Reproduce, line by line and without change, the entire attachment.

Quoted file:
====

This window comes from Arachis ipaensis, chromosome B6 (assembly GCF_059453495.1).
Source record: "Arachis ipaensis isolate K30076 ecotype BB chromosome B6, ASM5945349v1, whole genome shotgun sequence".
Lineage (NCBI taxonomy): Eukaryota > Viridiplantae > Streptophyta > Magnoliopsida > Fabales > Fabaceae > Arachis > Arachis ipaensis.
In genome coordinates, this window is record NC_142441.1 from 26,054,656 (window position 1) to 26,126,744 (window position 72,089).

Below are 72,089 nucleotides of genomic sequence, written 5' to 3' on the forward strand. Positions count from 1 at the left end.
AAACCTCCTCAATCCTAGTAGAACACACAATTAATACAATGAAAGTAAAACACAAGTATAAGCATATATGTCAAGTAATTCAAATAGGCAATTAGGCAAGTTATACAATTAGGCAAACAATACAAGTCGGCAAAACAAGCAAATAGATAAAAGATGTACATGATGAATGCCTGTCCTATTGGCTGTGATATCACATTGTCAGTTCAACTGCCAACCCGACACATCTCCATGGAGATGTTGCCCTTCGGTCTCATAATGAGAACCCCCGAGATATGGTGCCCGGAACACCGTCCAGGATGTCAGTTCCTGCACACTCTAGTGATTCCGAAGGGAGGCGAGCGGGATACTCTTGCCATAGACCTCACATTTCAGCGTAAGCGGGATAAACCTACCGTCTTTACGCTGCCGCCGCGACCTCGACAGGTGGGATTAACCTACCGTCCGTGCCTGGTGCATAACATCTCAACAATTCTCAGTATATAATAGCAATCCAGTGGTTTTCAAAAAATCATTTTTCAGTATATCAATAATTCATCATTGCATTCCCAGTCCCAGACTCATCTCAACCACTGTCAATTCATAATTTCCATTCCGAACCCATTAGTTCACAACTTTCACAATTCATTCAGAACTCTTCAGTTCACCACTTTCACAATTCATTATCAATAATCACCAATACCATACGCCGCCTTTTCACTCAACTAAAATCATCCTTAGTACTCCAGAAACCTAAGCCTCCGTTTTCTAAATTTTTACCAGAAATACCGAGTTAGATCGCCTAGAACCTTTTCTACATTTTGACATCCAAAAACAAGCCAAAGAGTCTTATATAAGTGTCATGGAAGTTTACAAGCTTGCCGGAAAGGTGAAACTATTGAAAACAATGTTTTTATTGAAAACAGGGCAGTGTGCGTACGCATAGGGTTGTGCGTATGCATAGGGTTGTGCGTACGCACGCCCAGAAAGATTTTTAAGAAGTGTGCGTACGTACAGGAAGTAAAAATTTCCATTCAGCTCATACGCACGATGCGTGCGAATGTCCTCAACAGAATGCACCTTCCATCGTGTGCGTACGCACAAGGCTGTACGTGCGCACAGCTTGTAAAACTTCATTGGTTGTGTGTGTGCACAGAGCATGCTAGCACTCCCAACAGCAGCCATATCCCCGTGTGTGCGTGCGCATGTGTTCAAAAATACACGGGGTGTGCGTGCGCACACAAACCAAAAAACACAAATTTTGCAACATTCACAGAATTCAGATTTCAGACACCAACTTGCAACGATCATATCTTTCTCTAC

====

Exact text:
This window comes from Arachis ipaensis, chromosome B6 (assembly GCF_059453495.1).
Source record: "Arachis ipaensis isolate K30076 ecotype BB chromosome B6, ASM5945349v1, whole genome shotgun sequence".
Lineage (NCBI taxonomy): Eukaryota > Viridiplantae > Streptophyta > Magnoliopsida > Fabales > Fabaceae > Arachis > Arachis ipaensis.
In genome coordinates, this window is record NC_142441.1 from 26,054,656 (window position 1) to 26,126,744 (window position 72,089).

Below are 72,089 nucleotides of genomic sequence, written 5' to 3' on the forward strand. Positions count from 1 at the left end.
AAACCTCCTCAATCCTAGTAGAACACACAATTAATACAATGAAAGTAAAACACAAGTATAAGCATATATGTCAAGTAATTCAAATAGGCAATTAGGCAAGTTATACAATTAGGCAAACAATACAAGTCGGCAAAACAAGCAAATAGATAAAAGATGTACATGATGAATGCCTGTCCTATTGGCTGTGATATCACATTGTCAGTTCAACTGCCAACCCGACACATCTCCATGGAGATGTTGCCCTTCGGTCTCATAATGAGAACCCCCGAGATATGGTGCCCGGAACACCGTCCAGGATGTCAGTTCCTGCACACTCTAGTGATTCCGAAGGGAGGCGAGCGGGATACTCTTGCCATAGACCTCACATTTCAGCGTAAGCGGGATAAACCTACCGTCTTTACGCTGCCGCCGCGACCTCGACAGGTGGGATTAACCTACCGTCCGTGCCTGGTGCATAACATCTCAACAATTCTCAGTATATAATAGCAATCCAGTGGTTTTCAAAAAATCATTTTTCAGTATATCAATAATTCATCATTGCATTCCCAGTCCCAGACTCATCTCAACCACTGTCAATTCATAATTTCCATTCCGAACCCATTAGTTCACAACTTTCACAATTCATTCAGAACTCTTCAGTTCACCACTTTCACAATTCATTATCAATAATCACCAATACCATACGCCGCCTTTTCACTCAACTAAAATCATCCTTAGTACTCCAGAAACCTAAGCCTCCGTTTTCTAAATTTTTACCAGAAATACCGAGTTAGATCGCCTAGAACCTTTTCTACATTTTGACATCCAAAAACAAGCCAAAGAGTCTTATATAAGTGTCATGGAAGTTTACAAGCTTGCCGGAAAGGTGAAACTATTGAAAACAATGTTTTTATTGAAAACAGGGCAGTGTGCGTACGCATAGGGTTGTGCGTATGCATAGGGTTGTGCGTACGCACGCCCAGAAAGATTTTTAAGAAGTGTGCGTACGTACAGGAAGTAAAAATTTCCATTCAGCTCATACGCACGATGCGTGCGAATGTCCTCAACAGAATGCACCTTCCATCGTGTGCGTACGCACAAGGCTGTACGTGCGCACAGCTTGTAAAACTTCATTGGTTGTGTGTGTGCACAGAGCATGCTAGCACTCCCAACAGCAGCCATATCCCCGTGTGTGCGTGCGCATGTGTTCAAAAATACACGGGGTGTGCGTGCGCACACAAACCAAAAAACACAAATTTTGCAACATTCACAGAATTCAGATTTCAGACACCAACTTGCAACGATCATATCTTTCTCTAC